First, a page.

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Emo Trend No Real Cause For Concern

30 December 2012

Dr. Alaa Alghamdi

WHAT THEY REFER to in American culture as the "generation gap" has been manifesting itself in Saudi Arabia in a visible way in the past few years, prompting action to contain it as one would an infection that threatens to erupt into an epidemic. This phenomenon involves young people behaving and presenting themselves in a way that seems subtly subversive, even if we are not quite sure why. Some youth are becoming androgynous, seeking to blur the distinction between male and female identities. While girls, defiantly, define themselves as tomboys, boys cultivate a softer, more vulnerable edge. Some, from both genders, use makeup to enhance their features, and are inclined to define themselves as ‘emo', a term stemming from the word ‘emotional'. The youth who do this, see themselves as introspective, poetic, sad, and vulnerable.

The Government and the police have sought to stem the trend and prevent its spread by banning emos and tomboys, along with youth with suspect sexual orientation from our schools and colleges. However, they may actually be doing more harm than good.

Indeed, the emo trend is bewildering in a number of ways. Here are youth seeking not to glorify themselves by making themselves appear stronger or better; rather, they seem to be trying to blur personal distinctions between themselves and others of their group. The differences between the genders grow increasingly ambiguous. It's no wonder perhaps that the movement has become associated with homosexuality — although it is by no means certain that homosexuality is part of the tomboy or emo styles. The trend is not unique to Saudi Arabia – in fact, it's worldwide.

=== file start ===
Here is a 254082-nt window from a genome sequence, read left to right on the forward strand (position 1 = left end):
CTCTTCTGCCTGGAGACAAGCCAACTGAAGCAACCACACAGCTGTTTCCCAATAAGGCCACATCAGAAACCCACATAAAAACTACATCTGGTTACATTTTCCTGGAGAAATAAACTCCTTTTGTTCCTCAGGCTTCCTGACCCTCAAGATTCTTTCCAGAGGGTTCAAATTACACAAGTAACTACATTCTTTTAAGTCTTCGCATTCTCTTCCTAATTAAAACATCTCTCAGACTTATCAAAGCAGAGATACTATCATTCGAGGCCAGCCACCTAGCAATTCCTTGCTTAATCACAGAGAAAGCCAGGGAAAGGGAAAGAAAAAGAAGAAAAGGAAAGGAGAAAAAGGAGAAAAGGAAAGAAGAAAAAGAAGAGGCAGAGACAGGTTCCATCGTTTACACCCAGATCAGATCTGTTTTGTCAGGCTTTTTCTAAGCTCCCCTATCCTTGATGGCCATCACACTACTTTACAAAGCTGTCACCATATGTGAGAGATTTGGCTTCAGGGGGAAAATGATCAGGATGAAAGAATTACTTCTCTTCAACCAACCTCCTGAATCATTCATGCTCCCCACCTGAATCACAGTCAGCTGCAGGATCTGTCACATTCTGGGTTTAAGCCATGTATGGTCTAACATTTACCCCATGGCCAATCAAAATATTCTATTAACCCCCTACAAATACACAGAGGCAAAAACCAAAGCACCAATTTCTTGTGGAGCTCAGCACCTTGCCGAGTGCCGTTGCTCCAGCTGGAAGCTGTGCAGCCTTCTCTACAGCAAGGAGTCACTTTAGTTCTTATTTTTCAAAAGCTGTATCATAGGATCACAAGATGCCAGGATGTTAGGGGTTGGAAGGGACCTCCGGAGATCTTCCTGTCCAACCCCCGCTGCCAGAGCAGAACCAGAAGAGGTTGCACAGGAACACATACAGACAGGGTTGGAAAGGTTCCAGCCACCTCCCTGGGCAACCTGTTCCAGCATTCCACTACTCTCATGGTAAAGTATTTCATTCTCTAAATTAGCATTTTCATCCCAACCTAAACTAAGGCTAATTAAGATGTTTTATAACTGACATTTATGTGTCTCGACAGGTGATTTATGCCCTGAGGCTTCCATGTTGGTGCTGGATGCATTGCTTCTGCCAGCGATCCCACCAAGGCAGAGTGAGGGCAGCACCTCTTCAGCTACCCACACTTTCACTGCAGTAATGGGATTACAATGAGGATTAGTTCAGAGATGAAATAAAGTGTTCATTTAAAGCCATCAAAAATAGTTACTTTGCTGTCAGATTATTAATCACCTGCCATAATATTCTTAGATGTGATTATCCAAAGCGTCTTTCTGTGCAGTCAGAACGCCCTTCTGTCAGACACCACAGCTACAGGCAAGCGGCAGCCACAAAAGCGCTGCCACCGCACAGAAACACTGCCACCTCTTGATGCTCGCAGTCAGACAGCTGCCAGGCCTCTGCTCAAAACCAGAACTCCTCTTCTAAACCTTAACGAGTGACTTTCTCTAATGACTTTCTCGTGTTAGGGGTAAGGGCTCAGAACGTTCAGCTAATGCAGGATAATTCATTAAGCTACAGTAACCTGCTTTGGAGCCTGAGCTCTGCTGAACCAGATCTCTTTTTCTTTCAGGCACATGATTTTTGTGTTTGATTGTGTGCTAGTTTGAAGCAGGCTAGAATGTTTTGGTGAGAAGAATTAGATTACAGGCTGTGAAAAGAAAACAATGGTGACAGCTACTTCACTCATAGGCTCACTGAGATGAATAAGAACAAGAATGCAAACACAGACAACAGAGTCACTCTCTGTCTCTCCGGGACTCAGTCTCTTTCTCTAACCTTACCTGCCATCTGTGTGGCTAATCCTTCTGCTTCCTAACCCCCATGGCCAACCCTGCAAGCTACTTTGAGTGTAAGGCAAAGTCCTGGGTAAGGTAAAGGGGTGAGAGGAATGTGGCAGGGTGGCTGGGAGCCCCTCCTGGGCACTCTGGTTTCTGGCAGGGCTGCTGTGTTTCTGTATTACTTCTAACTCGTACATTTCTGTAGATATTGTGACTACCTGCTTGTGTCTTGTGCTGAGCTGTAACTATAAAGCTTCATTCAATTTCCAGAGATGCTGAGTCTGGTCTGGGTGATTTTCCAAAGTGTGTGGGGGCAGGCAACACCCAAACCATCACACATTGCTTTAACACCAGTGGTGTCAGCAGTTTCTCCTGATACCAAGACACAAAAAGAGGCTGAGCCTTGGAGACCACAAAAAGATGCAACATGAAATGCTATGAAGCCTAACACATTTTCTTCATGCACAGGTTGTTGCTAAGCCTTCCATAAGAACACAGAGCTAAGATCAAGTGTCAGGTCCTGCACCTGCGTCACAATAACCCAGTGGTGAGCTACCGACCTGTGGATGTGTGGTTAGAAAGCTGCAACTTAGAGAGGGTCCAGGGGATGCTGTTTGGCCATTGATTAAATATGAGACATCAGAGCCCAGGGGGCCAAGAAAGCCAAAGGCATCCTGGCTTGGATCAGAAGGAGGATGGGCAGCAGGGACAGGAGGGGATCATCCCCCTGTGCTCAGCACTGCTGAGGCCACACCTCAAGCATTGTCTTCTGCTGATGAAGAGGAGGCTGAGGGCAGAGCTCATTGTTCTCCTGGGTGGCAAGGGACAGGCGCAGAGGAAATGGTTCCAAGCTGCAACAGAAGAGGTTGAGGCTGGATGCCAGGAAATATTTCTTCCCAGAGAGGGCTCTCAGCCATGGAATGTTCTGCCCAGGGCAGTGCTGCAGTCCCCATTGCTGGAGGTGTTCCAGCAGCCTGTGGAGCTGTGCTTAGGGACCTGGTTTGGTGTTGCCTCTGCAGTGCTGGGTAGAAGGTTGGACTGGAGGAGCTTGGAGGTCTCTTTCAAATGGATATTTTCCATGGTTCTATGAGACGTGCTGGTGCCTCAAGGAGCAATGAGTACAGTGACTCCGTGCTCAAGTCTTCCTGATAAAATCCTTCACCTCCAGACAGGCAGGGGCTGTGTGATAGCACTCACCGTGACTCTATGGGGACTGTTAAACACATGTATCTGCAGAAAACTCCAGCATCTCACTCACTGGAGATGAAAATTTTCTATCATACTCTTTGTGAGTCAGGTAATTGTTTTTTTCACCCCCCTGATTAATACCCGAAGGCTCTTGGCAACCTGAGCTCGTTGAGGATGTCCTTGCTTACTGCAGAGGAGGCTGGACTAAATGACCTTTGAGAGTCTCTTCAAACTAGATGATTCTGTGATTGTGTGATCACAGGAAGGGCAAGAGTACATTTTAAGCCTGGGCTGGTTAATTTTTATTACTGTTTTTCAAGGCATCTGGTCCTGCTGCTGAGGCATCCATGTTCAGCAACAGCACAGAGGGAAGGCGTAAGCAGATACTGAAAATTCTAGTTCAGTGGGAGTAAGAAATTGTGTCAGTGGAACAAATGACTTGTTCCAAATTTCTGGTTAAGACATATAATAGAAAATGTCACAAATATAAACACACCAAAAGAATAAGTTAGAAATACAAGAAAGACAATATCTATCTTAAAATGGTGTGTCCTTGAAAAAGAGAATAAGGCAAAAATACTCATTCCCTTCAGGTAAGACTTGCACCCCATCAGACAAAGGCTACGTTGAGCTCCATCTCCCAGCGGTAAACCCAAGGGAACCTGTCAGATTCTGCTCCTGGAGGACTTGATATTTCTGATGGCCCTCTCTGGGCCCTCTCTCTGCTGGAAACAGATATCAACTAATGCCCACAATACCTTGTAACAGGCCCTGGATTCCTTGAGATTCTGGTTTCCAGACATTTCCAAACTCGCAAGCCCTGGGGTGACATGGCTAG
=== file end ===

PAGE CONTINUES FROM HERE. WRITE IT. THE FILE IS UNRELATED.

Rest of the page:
It is, above all, evidence of the globalization of youth culture. A few years ago, in almost any North American city, we would have heard talk about ‘emo' dress, music and behavior. All the hallmarks of it were the same; the longish dark hair, often concealing the eyes; makeup (on both boys and girls) to accentuate the eyes; the tendency to wear dark, strangely child-like clothing and virtually the same type for boys and for girls. And along with the ‘look' came the distinctive demeanor – moody, thoughtful, a little depressed, and fond of writing poetry. Parents in the West watched with distress, as it was occasionally associated with self-harming behavior, like cutting or drug taking. But for most kids, it was a relatively harmless trend. And, like most trends, it had its moment, and then it was gone. You would be hard-pressed today to find an ‘emo kid' in a major American city.

Our job is merely to protect our children from harm. There is much that they may do that remains obscure to us; they are busy creating tomorrow, in their own way. My personal opinion is that this emo trend is to be addressed frankly and discussed with the youth. Stern opposition to it will only fuel the fire. If we could make these youth look the other way with regard to styles of dress, and focus mostly on the things that matter for their future — like school, achievement, health and the environment – the rest will take care of itself. And in five years, today's youth will feel a mild sense of embarrassment that they were once ‘emos'.

 

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